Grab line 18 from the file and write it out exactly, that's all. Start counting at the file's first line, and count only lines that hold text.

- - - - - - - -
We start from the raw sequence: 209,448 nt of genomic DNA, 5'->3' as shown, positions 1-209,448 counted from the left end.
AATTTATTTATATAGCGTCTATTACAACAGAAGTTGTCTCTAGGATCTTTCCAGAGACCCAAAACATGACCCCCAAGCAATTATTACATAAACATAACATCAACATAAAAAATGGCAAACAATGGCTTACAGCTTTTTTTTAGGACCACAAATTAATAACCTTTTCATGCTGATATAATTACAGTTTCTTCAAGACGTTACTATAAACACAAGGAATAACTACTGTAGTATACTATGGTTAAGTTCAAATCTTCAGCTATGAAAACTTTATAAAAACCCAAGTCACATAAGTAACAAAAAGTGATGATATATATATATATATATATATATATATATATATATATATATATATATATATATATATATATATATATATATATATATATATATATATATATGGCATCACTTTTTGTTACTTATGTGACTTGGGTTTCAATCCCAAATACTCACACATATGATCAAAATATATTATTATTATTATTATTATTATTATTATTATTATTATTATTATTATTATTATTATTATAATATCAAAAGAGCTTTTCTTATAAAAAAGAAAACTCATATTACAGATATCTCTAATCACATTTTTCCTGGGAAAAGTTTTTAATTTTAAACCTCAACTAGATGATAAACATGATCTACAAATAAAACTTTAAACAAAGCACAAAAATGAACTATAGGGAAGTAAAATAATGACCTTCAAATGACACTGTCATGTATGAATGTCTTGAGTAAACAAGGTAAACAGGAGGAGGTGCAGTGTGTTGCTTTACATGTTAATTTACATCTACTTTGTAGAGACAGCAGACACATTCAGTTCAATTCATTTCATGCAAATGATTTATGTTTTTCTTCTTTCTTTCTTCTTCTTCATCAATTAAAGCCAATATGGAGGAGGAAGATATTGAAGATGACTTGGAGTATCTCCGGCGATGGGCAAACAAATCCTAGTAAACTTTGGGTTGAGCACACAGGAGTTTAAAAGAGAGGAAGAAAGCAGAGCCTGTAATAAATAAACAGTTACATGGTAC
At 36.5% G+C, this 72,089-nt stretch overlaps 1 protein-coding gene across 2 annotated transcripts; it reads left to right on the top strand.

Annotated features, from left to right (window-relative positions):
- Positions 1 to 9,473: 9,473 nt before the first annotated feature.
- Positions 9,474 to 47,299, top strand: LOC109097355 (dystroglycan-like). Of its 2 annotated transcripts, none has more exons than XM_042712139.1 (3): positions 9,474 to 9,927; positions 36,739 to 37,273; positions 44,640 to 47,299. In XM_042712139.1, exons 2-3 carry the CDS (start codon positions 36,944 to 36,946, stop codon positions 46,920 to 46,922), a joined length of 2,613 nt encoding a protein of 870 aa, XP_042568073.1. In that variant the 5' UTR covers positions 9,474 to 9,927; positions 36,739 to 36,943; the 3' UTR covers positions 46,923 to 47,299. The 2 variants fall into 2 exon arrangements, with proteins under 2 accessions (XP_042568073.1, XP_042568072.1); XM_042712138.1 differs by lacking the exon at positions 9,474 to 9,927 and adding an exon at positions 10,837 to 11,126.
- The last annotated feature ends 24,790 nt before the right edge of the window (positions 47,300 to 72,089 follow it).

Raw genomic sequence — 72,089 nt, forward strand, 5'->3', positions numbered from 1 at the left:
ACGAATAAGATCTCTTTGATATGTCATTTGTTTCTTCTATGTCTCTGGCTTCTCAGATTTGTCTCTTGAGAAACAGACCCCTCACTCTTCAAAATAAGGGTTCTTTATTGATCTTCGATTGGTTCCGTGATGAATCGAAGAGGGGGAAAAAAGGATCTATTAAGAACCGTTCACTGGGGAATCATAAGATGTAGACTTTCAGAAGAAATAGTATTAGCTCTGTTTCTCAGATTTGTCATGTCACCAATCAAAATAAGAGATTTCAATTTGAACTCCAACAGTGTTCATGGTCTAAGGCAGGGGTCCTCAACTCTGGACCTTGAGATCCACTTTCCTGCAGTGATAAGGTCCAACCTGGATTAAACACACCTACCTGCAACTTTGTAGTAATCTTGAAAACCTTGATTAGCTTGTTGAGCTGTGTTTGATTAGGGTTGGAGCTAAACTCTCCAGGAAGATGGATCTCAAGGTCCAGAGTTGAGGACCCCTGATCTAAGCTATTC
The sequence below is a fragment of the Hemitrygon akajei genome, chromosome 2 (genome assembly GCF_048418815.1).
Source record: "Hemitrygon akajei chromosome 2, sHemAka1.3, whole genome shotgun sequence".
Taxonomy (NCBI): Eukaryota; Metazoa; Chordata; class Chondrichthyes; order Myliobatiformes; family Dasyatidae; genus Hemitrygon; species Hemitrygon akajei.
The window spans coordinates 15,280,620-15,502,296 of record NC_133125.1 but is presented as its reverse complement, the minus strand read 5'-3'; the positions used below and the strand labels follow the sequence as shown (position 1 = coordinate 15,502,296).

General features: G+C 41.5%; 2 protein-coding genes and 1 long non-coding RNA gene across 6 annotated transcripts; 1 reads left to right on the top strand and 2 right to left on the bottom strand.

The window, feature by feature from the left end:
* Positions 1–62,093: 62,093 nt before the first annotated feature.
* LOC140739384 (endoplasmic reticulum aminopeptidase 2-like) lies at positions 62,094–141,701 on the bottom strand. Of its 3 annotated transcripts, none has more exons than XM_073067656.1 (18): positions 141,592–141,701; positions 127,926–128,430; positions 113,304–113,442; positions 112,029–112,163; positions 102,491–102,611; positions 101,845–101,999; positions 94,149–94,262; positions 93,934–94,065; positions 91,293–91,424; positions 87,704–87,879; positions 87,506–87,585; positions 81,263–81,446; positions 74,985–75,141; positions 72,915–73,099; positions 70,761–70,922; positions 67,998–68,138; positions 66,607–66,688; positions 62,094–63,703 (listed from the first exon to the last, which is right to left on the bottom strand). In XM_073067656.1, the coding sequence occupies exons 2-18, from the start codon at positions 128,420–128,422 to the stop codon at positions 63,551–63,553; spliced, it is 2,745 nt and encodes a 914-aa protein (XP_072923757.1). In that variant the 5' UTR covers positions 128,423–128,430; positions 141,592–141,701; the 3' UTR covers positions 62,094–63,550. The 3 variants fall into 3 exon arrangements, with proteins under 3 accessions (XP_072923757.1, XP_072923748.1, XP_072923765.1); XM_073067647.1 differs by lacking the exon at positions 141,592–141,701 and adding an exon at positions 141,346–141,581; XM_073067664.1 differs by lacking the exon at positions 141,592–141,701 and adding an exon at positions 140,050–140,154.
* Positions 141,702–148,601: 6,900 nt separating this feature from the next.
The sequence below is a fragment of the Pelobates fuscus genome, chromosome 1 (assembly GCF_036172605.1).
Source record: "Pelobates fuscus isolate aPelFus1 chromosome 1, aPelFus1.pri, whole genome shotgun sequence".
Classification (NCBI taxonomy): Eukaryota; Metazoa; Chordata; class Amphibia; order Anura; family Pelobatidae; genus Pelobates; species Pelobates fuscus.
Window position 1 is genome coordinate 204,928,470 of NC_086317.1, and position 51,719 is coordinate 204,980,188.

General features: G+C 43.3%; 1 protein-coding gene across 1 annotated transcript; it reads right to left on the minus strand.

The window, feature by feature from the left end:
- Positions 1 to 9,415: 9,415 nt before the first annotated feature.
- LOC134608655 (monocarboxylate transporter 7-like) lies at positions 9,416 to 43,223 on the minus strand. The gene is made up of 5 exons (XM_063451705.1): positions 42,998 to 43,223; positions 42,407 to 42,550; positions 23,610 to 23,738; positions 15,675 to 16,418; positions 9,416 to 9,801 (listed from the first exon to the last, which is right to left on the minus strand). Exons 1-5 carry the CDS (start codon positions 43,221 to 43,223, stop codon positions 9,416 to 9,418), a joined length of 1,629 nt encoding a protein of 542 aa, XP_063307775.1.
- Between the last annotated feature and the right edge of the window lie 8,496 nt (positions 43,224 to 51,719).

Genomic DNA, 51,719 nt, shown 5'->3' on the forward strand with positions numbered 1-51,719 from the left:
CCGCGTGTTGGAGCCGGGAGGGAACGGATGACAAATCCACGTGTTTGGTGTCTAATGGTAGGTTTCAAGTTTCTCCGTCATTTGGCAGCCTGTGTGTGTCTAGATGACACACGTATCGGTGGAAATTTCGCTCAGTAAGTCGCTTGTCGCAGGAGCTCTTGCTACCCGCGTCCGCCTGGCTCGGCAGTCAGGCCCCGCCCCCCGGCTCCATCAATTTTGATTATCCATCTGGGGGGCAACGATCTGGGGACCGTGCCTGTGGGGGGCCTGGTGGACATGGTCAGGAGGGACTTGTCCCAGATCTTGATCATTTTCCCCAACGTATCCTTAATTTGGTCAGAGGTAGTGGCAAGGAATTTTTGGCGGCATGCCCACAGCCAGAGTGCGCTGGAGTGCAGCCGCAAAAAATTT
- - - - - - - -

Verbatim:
* Positions 141,702–148,601: 6,900 nt separating this feature from the next.